Referring to the drawing figures, like reference numerals designate identical or corresponding elements throughout the several figures.
In the descriptions herein, a familiarity with powerline data network protocols, being within the knowledge of the skilled artisan, is presumed, as is a familiarity with the build and operation of powerline network adapter circuitry, and in particular the HomePlug specifications (see homeplug.org, and ““HomePlug Standard Brings Networking to the Home” by Steve Gardner, Brian Markwalter, and Larry Yonge, incorporated by reference in its entirety herein.), and AC surge suppressor design and construction.
The powerline device 50 provides all the benefits of traditional ethernet routers, but does not require the entire traditional ethernet hardware infrastructure. Computing devices 52 can be connected to the network with one cable, which supplies both power and network traffic to the device. The powerline device provides AC power and surge suppression to multiple devices, while simultaneously providing protected network traffic between connected devices via the integrated hub/router/switch 64. Connected devices can therefore also be configured to access other powerline networks (including the Internet) across the integrated powerline router. Thus, both conditioned power and filtered network traffic pass through the device 50 to any devices 52 plugged into plugs 58. As will be readily appreciated by those of skill in the art, the devices 52 may include or be connected to a powerline adapter (wired or wireless, not illustrated) that separates out the network data signals and passes them along to the computing device 52, e.g., via an ethernet, USB, or similar data connection; by way of example and not of limitation, such powerline adapters are currently commercially available that comply with the HomePlug specification(s) for powerline networking.
The powerline device 50 integrates AC surge protection, network switching, and network routing in a single device. At one level, the device distributes AC power from a traditional wall outlet to multiple devices 52 that are plugged into it (just as a traditional multi-outlet power strip). Additionally, the device 50, and more particularly the surge suppressor unit 62, senses sudden voltage surges and prevents them from reaching attached devices 52. Additionally, the device 50 is also powerline networking enabled through unit 64, so network traffic can move through the device.
The powerline networking device 64 is optionally segmented. Each of the AC/powerline network ports 58 on the device 50 acts as a network port, further optionally as a switched network port, and the group of AC/powerline network ports acts as a single subnet. Devices 52 connected to the ports 58 on this subnet can therefore transfer data between each other, in a known manner.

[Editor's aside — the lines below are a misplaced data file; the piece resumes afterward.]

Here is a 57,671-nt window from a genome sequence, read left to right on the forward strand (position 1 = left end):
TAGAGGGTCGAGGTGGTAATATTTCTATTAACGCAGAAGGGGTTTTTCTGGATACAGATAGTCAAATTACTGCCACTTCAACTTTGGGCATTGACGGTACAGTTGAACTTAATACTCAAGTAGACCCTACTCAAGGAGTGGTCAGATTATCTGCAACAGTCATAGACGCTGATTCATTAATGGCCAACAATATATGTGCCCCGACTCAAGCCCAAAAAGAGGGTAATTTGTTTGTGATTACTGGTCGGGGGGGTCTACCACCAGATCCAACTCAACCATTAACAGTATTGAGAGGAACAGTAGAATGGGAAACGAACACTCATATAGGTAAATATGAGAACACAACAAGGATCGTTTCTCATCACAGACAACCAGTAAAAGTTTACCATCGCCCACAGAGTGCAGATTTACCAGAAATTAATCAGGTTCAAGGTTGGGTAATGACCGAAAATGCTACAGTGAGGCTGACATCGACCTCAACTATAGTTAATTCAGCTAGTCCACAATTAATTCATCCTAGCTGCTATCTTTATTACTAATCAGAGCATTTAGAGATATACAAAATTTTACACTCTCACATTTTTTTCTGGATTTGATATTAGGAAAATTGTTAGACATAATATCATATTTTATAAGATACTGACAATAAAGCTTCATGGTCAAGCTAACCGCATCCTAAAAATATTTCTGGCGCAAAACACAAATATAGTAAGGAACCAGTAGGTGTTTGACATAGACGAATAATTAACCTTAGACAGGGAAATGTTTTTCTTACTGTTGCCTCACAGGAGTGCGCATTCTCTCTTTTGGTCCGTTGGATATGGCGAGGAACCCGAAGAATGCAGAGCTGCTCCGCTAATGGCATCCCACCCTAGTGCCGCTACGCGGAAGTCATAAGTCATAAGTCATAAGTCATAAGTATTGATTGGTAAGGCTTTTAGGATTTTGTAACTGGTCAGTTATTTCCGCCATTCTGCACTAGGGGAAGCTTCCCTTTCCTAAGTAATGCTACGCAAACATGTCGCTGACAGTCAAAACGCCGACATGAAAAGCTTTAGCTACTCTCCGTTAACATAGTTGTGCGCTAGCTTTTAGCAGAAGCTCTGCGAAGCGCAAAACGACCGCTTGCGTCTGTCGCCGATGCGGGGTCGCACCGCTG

This subnet is separated from the other portion of the device 50, which connects to the AC wall outlet 20 and any other powerline networks that are on the same power grid as the device 50. The hub/router/switch unit 64 includes logic so that it can be configured to allow predefined types of network traffic to move between the two subnets, i.e., between the subnet including the computing devices 52 plugged into the plugs 58, and that on the other side of the unit 64. The unit 64 optionally includes logic configured to enable firewall, data encryption, selective parental controls, and similar functions, and logic to present a user interface to allow a user of the unit 64 to configure these functions, such as those currently available in networking devices.
Thus, the powerline device 50 can act like a traditional ethernet hub/router/switch, but without the typical ethernet hardware and connections. Multiple powerline networking-enabled machines can safely share data on the side of the powerline unit 64 downstream of the unit 64, optionally keeping all data from other powerline networks out of the subnet. Because of the configurability of the logic of the device 64, the device 64 can be configured to allow access to other networks, including powerline networks and the Internet, on the upstream side of the device.
While the invention has been described in detail with reference to preferred embodiments thereof, it will be apparent to one skilled in the art that various changes can be made, and equivalents employed, without departing from the scope of the invention. Each of the aforementioned documents is incorporated by reference herein in its entirety.
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|U.S. Classification||340/12.32, 307/40, 340/538, 307/39, 340/538.17, 340/538.15|
|International Classification||H04B3/54, H03H5/00, H04B3/56|
|Cooperative Classification||Y10T307/477, Y10T307/469, H04B2203/5454, H04B3/54, H04B3/56|
|European Classification||H04B3/54, H04B3/56|
|21 Jan 2004||AS||Assignment|
Owner name: GATEWAY, INC., CALIFORNIA
Free format text: ASSIGNMENT OF ASSIGNORS INTEREST;ASSIGNOR:PRUCHNIAK, WAYNE M.;REEL/FRAME:014923/0517
Effective date: 20040120
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Year of fee payment: 8